With less heavy air freighters in the future air forces the 748f can find a niche, somewhat outsized cargo can be loaded through the nose door, not very wide or high items but long items that no other cargo aircraft can load through the side door. And it can carry a decent load about as far as the 77F, 130t iirc. It will need infrastructure that heavy airlift does not.

User currently offlineFlyer732 From Namibia, joined Nov 1999, 1367 posts, RR: 21
Reply 24, posted (1 year 5 months 3 weeks 1 day 9 hours ago) and read 5512 times:

Quoting kaitak (Reply 14):
Is it that the -BCF doesn't have an opening nose section (as on standard 744F/748Fs), which obviously makes loading/unloading a pain.

Not really, on the 744F if there isn't a need for oversized cargo, they won't open the nose door. I can't tell you how many times I've watched Cargolux in LUX load a 744F without ever opening the nose door.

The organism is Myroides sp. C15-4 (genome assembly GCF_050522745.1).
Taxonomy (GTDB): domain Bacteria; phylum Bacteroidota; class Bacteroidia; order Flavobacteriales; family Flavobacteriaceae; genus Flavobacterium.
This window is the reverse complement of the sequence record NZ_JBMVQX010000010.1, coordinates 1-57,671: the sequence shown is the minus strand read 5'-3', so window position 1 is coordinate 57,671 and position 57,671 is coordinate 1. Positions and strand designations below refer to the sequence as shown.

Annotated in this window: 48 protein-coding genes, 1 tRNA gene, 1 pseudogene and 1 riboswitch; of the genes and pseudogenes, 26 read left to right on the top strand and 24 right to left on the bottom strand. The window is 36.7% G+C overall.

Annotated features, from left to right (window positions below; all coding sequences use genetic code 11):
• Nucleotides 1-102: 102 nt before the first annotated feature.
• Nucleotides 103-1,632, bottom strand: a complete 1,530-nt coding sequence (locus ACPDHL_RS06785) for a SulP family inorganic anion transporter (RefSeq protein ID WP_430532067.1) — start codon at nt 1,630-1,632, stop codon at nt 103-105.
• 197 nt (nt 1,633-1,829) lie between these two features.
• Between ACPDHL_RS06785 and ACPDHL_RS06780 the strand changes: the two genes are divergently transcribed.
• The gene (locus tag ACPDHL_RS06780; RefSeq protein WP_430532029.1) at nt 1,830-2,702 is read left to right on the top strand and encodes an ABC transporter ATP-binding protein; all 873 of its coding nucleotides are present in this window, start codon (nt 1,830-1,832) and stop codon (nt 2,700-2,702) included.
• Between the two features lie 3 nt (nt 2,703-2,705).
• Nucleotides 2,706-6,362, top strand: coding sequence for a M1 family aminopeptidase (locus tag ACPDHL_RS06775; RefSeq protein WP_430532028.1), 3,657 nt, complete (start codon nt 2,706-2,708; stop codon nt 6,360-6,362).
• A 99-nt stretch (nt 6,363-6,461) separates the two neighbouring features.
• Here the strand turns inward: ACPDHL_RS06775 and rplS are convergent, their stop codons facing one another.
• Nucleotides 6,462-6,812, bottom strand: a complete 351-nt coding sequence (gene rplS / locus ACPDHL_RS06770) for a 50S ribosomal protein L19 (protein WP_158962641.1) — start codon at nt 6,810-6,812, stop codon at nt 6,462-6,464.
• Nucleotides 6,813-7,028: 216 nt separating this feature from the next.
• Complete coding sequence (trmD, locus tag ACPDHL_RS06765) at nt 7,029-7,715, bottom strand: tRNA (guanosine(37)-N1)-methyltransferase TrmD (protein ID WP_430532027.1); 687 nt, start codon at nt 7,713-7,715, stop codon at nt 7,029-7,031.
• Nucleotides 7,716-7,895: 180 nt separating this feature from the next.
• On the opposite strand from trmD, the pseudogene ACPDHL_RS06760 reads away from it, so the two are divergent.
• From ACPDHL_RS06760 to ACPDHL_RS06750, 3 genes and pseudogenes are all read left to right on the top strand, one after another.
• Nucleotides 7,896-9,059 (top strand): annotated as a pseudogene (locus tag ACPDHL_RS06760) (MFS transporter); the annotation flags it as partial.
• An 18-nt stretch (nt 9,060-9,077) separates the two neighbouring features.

User currently offlineVC10er From United States of America, joined Feb 2007, 2885 posts, RR: 10
Reply 25, posted (1 year 5 months 2 weeks 6 days 4 hours ago) and read 2956 times:
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Why did FedEx never fly a 747 of any type? I am a total novice here, but when I see UPS 747's (I assume they still have them) why were they wrong for FedEx? I am fully aware of the FedEx 767/777 orders, why no 748F? Curious!


The world is missing love, let's use our flights to spread it!
User currently offlinecol From Malaysia, joined Nov 2003, 2104 posts, RR: 22
Reply 26, posted (1 year 5 months 2 weeks 6 days 3 hours ago) and read 2831 times:

Quoting VC10er (Reply 25):
Why did FedEx never fly a 747 of any type?

They had a few when they took over Flying Tiger, but they didn't operate for too long.


User currently offlineFlying-Tiger From Germany, joined Aug 1999, 4161 posts, RR: 36
Reply 27, posted (1 year 5 months 2 weeks 6 days 2 hours ago) and read 2725 times:

Quoting CX Flyboy (Thread starter):

Basically, three more 748Fs ordered (To be delivered 2013!! - what frames are these?)